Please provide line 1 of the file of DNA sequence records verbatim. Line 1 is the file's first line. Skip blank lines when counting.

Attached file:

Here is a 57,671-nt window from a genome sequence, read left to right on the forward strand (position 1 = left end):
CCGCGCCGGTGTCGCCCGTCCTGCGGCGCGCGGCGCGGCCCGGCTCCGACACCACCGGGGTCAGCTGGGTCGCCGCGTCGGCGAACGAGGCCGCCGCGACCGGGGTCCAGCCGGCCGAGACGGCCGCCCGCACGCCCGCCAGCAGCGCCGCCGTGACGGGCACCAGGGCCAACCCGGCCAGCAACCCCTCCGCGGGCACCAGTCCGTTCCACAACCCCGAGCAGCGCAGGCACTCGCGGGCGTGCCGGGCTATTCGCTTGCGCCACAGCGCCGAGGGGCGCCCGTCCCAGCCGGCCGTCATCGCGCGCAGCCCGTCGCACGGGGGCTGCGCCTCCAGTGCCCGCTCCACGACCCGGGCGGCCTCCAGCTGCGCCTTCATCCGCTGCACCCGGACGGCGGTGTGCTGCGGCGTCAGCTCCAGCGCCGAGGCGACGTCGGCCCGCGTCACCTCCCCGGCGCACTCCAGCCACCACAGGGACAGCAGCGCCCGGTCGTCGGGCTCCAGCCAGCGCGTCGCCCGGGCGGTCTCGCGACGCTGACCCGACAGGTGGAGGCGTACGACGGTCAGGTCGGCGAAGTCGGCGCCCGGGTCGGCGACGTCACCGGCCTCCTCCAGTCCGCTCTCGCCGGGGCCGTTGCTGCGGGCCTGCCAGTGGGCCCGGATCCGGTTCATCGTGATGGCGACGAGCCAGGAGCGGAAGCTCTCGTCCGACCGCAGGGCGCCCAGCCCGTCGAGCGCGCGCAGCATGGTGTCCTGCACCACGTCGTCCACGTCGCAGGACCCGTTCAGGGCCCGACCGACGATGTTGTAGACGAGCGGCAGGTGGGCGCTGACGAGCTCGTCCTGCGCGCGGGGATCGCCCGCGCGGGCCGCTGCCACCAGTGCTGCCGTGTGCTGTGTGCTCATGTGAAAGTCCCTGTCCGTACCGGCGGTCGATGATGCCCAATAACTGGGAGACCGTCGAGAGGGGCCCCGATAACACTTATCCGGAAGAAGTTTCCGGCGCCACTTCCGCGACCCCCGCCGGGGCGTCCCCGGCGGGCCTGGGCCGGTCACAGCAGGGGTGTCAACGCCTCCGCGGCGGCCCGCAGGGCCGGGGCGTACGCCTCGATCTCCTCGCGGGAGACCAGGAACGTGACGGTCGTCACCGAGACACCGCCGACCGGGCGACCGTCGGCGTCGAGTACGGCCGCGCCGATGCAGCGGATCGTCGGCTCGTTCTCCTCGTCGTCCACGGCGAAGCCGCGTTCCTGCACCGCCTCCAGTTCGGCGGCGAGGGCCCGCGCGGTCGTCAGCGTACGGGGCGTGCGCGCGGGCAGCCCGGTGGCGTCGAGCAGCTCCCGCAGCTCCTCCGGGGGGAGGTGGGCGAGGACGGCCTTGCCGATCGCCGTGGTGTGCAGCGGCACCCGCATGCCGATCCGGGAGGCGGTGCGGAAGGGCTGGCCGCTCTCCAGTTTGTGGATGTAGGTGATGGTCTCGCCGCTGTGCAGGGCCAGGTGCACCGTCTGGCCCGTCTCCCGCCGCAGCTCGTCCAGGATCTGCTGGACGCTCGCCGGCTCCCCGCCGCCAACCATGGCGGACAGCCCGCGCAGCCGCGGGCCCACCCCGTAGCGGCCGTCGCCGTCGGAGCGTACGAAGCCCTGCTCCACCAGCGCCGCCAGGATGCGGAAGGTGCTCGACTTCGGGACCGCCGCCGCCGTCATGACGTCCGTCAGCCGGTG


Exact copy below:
Here is a 57,671-nt window from a genome sequence, read left to right on the forward strand (position 1 = left end):